Textual Renderings Ontologies.pdf
about the content and the structure. So it is a rendering
without loss of information. It is useful in order to compare
not only the contents, but the structures.
• Definition 3.1. Partial Full rendering prints all the
information related to a kind of entities. As we commented earlier, it is useful when concepts are closed,
but we think that there are very different instances, for
• Definition 3.2. Complete rendering prints all the information of the ontology, so the process is reversible.
Crude renderings try to get a measure of the resemblance
of the vocabularies. In full renderings, the resemblance of
vocabularies is important, but each time that a entity appear
we print a more elaborated message about it. Note that the
message we print is similar for the two ontologies, so we
are increasing the similarity between the generated text, but
also reducing the importance of the vocabularies.
In order to get empirical results from our theory, we are
going to perform an experiment over two public ontologies.
We have chosen the ontology about bibliography of the Institute of Information Sciences (ISI) from California, USA
. And the ontology about bibliography from the University of Yale , in the United States too. Originally,
both ontologies were in DAML  format, but we have
converted them into OWL format  in order to allow our
software to process them. We have chosen them because we
guess they have a high degree of commonality and, therefore the experiment could show us the merits of our proposal. Other important details we have considered are:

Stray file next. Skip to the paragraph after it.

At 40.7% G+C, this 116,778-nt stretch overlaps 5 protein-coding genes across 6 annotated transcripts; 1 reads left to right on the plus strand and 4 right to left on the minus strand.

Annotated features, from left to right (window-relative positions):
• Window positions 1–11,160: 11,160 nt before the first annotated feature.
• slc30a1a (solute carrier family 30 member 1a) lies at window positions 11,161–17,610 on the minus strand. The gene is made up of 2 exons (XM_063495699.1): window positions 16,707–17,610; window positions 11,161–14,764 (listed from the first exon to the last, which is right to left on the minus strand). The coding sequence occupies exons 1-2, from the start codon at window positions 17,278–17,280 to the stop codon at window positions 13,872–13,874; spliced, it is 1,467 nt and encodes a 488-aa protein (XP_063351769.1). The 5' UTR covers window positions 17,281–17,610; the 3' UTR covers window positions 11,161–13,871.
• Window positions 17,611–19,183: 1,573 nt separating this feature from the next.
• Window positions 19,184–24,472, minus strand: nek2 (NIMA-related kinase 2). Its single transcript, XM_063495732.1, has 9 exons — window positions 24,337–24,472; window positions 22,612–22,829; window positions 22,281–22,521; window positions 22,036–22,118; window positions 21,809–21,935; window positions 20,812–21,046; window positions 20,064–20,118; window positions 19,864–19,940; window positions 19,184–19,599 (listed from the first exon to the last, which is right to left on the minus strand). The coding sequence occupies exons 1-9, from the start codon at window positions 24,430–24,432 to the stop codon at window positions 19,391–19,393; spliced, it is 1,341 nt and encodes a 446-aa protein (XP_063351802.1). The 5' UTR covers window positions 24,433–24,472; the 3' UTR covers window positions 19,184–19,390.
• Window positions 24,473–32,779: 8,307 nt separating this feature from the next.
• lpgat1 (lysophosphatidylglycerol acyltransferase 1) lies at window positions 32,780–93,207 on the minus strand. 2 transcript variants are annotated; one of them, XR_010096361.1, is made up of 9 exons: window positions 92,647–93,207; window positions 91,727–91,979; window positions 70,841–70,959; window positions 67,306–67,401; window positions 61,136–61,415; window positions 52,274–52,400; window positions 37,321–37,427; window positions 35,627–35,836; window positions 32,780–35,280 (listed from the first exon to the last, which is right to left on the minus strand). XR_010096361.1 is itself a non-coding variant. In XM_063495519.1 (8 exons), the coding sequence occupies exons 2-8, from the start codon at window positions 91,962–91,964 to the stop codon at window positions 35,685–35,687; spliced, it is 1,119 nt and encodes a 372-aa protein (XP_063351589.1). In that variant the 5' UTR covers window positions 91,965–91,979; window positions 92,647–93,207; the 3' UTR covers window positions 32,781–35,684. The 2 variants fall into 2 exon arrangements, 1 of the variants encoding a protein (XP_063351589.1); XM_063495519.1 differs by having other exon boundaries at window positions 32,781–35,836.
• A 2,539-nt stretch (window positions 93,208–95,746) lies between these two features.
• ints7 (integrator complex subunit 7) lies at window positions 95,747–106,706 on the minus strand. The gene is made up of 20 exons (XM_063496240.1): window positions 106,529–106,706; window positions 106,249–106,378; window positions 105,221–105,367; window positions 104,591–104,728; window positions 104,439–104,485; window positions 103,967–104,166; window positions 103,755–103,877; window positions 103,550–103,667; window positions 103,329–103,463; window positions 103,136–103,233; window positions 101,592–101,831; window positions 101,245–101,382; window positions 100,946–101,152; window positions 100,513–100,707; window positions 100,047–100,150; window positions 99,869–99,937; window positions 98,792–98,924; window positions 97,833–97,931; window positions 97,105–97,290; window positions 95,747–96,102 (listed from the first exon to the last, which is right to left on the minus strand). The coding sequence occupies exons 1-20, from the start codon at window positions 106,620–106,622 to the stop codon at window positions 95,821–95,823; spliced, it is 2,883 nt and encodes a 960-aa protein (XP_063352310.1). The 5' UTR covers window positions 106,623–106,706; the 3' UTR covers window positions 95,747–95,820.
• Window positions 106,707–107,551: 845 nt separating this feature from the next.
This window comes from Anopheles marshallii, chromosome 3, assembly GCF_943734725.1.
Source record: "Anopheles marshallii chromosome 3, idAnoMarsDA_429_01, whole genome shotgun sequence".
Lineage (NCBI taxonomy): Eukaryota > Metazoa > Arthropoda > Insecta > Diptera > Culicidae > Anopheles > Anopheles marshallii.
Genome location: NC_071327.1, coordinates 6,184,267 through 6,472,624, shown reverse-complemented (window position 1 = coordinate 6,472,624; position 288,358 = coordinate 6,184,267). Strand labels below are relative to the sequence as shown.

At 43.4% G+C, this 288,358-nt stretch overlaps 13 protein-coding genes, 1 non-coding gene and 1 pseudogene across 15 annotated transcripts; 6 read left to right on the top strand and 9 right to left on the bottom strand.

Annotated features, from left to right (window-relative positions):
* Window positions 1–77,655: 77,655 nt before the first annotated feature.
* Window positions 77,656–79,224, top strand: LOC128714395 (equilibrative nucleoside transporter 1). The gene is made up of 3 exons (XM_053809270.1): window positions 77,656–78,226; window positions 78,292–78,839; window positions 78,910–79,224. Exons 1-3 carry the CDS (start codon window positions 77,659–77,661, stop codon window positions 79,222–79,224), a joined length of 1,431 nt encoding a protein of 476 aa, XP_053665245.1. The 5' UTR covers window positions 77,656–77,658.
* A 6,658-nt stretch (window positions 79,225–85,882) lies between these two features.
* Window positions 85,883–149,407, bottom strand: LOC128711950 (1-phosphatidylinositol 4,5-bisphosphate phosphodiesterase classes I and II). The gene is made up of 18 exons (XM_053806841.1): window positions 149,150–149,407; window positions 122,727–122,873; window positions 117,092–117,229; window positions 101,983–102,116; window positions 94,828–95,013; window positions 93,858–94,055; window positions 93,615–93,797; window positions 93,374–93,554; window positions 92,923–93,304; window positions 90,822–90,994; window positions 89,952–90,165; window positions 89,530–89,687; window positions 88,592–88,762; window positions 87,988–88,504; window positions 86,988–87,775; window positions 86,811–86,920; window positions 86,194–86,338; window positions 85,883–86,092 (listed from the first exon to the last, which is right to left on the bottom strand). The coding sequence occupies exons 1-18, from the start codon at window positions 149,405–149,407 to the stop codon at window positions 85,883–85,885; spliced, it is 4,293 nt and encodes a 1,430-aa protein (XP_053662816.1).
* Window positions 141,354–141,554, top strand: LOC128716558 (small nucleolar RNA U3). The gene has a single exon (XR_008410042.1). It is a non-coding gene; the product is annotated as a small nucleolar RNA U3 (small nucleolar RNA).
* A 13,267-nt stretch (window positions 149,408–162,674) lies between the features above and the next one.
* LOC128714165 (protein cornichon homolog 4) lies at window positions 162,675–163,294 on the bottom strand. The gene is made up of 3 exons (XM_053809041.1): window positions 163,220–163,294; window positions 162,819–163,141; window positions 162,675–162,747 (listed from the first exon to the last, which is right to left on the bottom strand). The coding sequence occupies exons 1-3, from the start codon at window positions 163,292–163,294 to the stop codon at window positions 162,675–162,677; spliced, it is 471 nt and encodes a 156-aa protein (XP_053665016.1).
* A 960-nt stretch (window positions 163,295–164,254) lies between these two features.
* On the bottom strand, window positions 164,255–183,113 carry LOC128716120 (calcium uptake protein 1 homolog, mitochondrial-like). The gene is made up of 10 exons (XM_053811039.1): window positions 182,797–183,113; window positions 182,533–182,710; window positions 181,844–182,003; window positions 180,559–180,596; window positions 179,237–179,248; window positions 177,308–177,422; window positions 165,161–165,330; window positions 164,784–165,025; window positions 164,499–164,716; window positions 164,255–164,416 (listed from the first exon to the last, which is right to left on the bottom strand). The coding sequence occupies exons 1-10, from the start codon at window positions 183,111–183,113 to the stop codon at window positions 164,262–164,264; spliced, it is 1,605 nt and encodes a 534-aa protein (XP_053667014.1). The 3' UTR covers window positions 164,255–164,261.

Figure 2. Ontology sample number 2
In this sense, we think that we can use this observation
in order to formulate a generic technique for improving ontology mappings.
The experiment that we are going to perform consists of
a previous task and then three steps. The previous task is
to launch a task to align the ontologies. It is interesting to
launch a simple algorithm in order (as a based on similarity
string algorithm) to see how much the next steps increase
the quality of the alignment. Then:
1. Rendering the ontologies.
2. Comparing the obtained text.
3. Using the result as a factor to increase the probability
of the mappings may be true.
• The argument R of the mappings (relation between the
entities) will be Equivalence only.
Although we have defined textual rendering already,
there are several ways to render the ontology in a textual
Definition 2. Crude rendering is the kind of rendering that
only prints the information of the concepts and properties,
excluding the relations. So it loses information about the
structure. It is good when we wish to compare only the
content of the ontologies.
• We have determined that the degree of similarity between the textual renderings will be used for increase
the n of the mappings (probability of relation between
them be true).
• Definition 2.1. Partial Crude rendering is a kind of
rendering used to compute the similarity rate between
a concrete kind of entities in two ontologies. It is useful in cases where concepts are very similar but other
entities (properties, relations, instances, so on) are very
1. At first time, we have performed a syntactic alignment
of the ontologies. We have used the Levenshtein algorithm . Table 1 shows the results for the concept
alignment. We have determined a low threshold for
getting a significative number of pairs. Table 2 shows
the results for the properties alignment. Many of them
are the same in both ontologies.
• Definition 2.2. Full Crude rendering is a kind rendering used to compare the contents of the whole ontologies. It seems to be useful when compared ontologies
are very closed.
2. At second time, we have performed the rendering over
ontologies from the ISI and Yale. We have used Full
Crude Rendering. In this way, we give more importance to the similarity of the vocabularies than to the
structure of the ontologies.
Definition 3. Full rendering is the kind of rendering which
allows to rebuild the ontology because it prints information